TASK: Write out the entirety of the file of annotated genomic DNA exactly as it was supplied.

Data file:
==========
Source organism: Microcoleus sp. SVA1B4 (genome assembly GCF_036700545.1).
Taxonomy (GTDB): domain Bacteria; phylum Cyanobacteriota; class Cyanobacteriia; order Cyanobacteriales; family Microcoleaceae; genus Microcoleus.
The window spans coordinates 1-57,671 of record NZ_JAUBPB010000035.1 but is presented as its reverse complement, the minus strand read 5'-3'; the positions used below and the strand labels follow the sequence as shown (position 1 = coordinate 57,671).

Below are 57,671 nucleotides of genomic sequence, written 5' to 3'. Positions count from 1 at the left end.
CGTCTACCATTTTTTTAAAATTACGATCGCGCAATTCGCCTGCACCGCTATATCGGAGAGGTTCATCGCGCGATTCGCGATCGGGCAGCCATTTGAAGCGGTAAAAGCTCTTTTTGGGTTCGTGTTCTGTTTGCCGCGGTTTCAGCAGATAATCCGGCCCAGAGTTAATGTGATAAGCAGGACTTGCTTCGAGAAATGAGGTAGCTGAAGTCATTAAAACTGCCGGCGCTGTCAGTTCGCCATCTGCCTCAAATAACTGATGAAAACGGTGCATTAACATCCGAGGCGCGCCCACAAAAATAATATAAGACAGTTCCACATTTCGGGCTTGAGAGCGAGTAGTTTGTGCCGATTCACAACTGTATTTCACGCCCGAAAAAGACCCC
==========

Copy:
Source organism: Microcoleus sp. SVA1B4 (genome assembly GCF_036700545.1).
Taxonomy (GTDB): domain Bacteria; phylum Cyanobacteriota; class Cyanobacteriia; order Cyanobacteriales; family Microcoleaceae; genus Microcoleus.
The window spans coordinates 1-57,671 of record NZ_JAUBPB010000035.1 but is presented as its reverse complement, the minus strand read 5'-3'; the positions used below and the strand labels follow the sequence as shown (position 1 = coordinate 57,671).

Below are 57,671 nucleotides of genomic sequence, written 5' to 3'. Positions count from 1 at the left end.
CGTCTACCATTTTTTTAAAATTACGATCGCGCAATTCGCCTGCACCGCTATATCGGAGAGGTTCATCGCGCGATTCGCGATCGGGCAGCCATTTGAAGCGGTAAAAGCTCTTTTTGGGTTCGTGTTCTGTTTGCCGCGGTTTCAGCAGATAATCCGGCCCAGAGTTAATGTGATAAGCAGGACTTGCTTCGAGAAATGAGGTAGCTGAAGTCATTAAAACTGCCGGCGCTGTCAGTTCGCCATCTGCCTCAAATAACTGATGAAAACGGTGCATTAACATCCGAGGCGCGCCCACAAAAATAATATAAGACAGTTCCACATTTCGGGCTTGAGAGCGAGTAGTTTGTGCCGATTCACAACTGTATTTCACGCCCGAAAAAGACCCC